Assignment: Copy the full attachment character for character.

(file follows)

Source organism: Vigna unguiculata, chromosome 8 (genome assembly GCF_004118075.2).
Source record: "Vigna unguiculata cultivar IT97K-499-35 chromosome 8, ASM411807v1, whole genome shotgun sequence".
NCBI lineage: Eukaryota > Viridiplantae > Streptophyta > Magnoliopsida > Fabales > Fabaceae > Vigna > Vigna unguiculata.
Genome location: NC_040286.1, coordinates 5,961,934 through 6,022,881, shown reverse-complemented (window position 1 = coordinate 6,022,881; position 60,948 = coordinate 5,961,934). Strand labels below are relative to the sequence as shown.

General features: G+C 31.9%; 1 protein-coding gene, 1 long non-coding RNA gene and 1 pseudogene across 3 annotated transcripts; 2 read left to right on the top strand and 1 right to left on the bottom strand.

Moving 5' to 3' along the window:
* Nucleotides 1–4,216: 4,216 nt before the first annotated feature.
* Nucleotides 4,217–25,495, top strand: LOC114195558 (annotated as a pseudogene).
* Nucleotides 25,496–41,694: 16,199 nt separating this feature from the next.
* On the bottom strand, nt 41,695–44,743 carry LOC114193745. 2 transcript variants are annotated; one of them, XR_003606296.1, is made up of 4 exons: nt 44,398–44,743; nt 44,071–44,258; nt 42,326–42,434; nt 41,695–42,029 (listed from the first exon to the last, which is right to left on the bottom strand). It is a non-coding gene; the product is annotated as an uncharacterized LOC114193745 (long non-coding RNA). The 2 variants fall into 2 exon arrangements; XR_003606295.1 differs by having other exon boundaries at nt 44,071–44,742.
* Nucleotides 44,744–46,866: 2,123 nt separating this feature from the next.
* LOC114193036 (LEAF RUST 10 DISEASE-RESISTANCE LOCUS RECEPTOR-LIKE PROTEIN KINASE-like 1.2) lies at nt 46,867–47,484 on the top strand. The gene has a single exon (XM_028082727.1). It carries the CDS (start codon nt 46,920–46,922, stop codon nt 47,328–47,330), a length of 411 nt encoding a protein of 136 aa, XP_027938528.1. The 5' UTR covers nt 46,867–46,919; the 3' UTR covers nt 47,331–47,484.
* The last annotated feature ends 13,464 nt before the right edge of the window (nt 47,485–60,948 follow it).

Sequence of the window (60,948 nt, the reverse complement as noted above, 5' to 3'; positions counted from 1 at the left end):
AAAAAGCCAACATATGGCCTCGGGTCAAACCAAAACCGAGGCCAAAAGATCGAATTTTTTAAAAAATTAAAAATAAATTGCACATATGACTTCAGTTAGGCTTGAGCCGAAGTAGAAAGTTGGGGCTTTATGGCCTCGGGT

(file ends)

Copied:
Source organism: Vigna unguiculata, chromosome 8 (genome assembly GCF_004118075.2).
Source record: "Vigna unguiculata cultivar IT97K-499-35 chromosome 8, ASM411807v1, whole genome shotgun sequence".
NCBI lineage: Eukaryota > Viridiplantae > Streptophyta > Magnoliopsida > Fabales > Fabaceae > Vigna > Vigna unguiculata.
Genome location: NC_040286.1, coordinates 5,961,934 through 6,022,881, shown reverse-complemented (window position 1 = coordinate 6,022,881; position 60,948 = coordinate 5,961,934). Strand labels below are relative to the sequence as shown.

General features: G+C 31.9%; 1 protein-coding gene, 1 long non-coding RNA gene and 1 pseudogene across 3 annotated transcripts; 2 read left to right on the top strand and 1 right to left on the bottom strand.

Moving 5' to 3' along the window:
* Nucleotides 1–4,216: 4,216 nt before the first annotated feature.
* Nucleotides 4,217–25,495, top strand: LOC114195558 (annotated as a pseudogene).
* Nucleotides 25,496–41,694: 16,199 nt separating this feature from the next.
* On the bottom strand, nt 41,695–44,743 carry LOC114193745. 2 transcript variants are annotated; one of them, XR_003606296.1, is made up of 4 exons: nt 44,398–44,743; nt 44,071–44,258; nt 42,326–42,434; nt 41,695–42,029 (listed from the first exon to the last, which is right to left on the bottom strand). It is a non-coding gene; the product is annotated as an uncharacterized LOC114193745 (long non-coding RNA). The 2 variants fall into 2 exon arrangements; XR_003606295.1 differs by having other exon boundaries at nt 44,071–44,742.
* Nucleotides 44,744–46,866: 2,123 nt separating this feature from the next.
* LOC114193036 (LEAF RUST 10 DISEASE-RESISTANCE LOCUS RECEPTOR-LIKE PROTEIN KINASE-like 1.2) lies at nt 46,867–47,484 on the top strand. The gene has a single exon (XM_028082727.1). It carries the CDS (start codon nt 46,920–46,922, stop codon nt 47,328–47,330), a length of 411 nt encoding a protein of 136 aa, XP_027938528.1. The 5' UTR covers nt 46,867–46,919; the 3' UTR covers nt 47,331–47,484.
* The last annotated feature ends 13,464 nt before the right edge of the window (nt 47,485–60,948 follow it).

Sequence of the window (60,948 nt, the reverse complement as noted above, 5' to 3'; positions counted from 1 at the left end):
AAAAAGCCAACATATGGCCTCGGGTCAAACCAAAACCGAGGCCAAAAGATCGAATTTTTTAAAAAATTAAAAATAAATTGCACATATGACTTCAGTTAGGCTTGAGCCGAAGTAGAAAGTTGGGGCTTTATGGCCTCGGGT